In many ways Arjun is a typical 12-year-old boy. He gets bored learning his ABC and 1-2-3 in English and is proud of his school bag. Outside his lessons, however, his life allows little room for being a child. He is growing up at MA Ambapur, a brick kiln near Ahmedabad in Gujarat, India, where hundreds of people and donkeys work to produce clay-fired bricks.
To avoid the heat of the harsh sunshine, Arjun works with donkeys during the night, moving raw, unfired bricks from the stacks where they are dried to the kiln. Each donkey has to carry 1,000 bricks a day. In the summer work starts at 2am and finishes at 9.30am.
India is the second largest producer of clay-fired bricks, accounting for more than 10 percent of global production. There are approximately 100,000 brick kilns across the country, employing around 10 million people. Conditions are harsh for everyone. Families are poorly paid and there is typically a lack of basic facilities, such as access to regular clean drinking water and sanitation. The donkeys working at the kilns suffer from serious welfare issues resulting from overloading, beatings and other harmful handling, poor food and harness. Tethering and hobbling using plastic strings can add to their misery. Much of this stems from poor communication between donkey and owner.
For Arjun and the donkeys at MA Ambapur, however, life has improved. Funded by the Donkey Sanctuary, staff from the Donkey Sanctuary India have been working at the kiln to encourage better understanding between donkey and human. Part of their job is to reach out to the many children who work with donkeys every day. Education Officer Binal Ashok works by providing some of the fun that is missing in other parts of their lives. Today she is using puppets of donkeys to start discussions about how best to interact with them. After extensive work with the community, the team have given the kiln a “green” rating. The donkeys work swiftly and willingly, commanded only by clicks, rattles and gentle touching. Around 25 bricks are loaded carefully on each donkey. More attention is given to how the work is organised, ensuring the donkeys have adequate water and food.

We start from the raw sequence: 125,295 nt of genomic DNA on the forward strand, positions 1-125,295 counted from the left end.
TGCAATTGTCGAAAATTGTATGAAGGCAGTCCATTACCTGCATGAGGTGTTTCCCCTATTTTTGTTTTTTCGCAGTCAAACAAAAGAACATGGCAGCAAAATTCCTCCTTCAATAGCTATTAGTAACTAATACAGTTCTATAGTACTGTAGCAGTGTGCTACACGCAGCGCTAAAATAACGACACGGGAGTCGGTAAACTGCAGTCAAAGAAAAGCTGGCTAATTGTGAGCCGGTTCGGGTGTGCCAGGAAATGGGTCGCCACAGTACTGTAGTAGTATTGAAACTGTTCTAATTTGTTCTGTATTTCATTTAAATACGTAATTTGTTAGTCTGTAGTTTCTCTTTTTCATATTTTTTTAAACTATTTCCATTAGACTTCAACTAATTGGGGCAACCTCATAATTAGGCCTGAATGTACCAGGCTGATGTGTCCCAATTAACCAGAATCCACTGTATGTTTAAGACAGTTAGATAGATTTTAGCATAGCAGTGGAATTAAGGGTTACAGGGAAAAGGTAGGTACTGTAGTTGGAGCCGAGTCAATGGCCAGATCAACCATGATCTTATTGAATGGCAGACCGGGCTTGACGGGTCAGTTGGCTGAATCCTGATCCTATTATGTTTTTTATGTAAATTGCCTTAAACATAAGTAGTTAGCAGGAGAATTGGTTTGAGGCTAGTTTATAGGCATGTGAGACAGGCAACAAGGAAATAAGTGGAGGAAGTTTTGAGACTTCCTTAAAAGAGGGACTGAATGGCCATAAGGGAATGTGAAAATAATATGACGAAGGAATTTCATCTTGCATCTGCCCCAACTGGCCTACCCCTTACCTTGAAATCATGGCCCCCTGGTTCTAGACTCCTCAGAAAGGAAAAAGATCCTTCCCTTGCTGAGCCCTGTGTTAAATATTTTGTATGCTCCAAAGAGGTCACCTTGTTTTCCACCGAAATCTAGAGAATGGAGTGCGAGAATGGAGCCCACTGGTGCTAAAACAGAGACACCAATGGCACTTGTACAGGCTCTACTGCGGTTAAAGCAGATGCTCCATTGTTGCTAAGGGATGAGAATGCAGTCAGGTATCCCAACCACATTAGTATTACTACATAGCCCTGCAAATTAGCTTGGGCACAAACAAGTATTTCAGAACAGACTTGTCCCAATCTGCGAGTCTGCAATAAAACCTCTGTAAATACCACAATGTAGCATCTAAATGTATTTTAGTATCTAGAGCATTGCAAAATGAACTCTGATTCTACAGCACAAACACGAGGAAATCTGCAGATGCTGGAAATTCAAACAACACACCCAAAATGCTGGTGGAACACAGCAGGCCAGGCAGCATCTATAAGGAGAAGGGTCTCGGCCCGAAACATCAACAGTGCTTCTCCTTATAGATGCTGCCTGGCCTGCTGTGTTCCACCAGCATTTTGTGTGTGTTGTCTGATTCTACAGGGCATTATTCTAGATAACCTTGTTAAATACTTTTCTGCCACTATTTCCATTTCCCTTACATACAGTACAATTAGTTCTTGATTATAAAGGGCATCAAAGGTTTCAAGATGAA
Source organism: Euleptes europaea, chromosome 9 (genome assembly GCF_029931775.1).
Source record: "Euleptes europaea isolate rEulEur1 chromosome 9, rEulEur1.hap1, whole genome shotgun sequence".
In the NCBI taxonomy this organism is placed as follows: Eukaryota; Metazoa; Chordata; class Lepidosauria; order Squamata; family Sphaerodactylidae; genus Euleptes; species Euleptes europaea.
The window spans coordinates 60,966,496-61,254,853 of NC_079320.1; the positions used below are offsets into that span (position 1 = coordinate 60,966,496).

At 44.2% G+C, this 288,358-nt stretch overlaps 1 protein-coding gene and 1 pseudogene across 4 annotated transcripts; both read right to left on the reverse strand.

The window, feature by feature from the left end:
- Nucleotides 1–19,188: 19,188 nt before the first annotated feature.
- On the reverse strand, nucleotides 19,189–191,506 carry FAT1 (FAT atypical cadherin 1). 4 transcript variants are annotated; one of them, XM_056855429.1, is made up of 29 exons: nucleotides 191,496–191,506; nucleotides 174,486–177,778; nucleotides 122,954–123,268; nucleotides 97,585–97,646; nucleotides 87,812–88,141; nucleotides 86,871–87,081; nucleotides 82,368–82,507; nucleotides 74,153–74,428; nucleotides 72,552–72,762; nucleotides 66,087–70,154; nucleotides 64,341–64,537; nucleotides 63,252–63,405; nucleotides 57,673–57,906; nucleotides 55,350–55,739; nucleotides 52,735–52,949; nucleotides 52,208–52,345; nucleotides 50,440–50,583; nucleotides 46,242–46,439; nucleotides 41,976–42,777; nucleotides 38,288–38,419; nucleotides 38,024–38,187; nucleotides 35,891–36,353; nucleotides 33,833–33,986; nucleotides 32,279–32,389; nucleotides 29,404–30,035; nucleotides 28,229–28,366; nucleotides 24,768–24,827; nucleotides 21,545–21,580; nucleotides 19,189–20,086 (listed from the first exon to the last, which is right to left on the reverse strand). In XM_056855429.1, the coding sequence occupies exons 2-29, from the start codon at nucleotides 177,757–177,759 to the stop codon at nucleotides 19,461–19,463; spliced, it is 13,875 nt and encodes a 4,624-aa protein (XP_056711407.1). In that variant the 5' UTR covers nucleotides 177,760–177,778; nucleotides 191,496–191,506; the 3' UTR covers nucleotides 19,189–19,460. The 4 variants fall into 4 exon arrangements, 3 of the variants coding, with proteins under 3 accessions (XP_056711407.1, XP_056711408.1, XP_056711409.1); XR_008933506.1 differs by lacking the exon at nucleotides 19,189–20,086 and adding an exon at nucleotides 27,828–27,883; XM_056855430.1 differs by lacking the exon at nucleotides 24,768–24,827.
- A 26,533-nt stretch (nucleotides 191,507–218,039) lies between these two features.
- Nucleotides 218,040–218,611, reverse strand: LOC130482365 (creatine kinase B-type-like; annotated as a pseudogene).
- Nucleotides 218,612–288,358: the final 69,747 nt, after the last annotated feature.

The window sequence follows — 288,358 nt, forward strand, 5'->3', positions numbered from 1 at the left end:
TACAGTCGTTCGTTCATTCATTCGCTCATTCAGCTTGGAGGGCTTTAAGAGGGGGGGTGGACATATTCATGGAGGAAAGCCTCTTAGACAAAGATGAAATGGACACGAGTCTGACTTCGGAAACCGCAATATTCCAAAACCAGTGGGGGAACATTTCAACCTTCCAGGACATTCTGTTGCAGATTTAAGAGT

For Arjun there is little hope of a formal education as his family will return to their village once the brick kiln season is over, meaning he can never finish a year of school. In the front row of Binal’s puppet show, however, he is transfixed, a grin stretched across his face.
- The Donkey Sanctuary funds donkey welfare projects in brick kilns in six states across India as well as in other countries including Egypt and Nepal.
- Donkeys, mules and horses work at the kilns.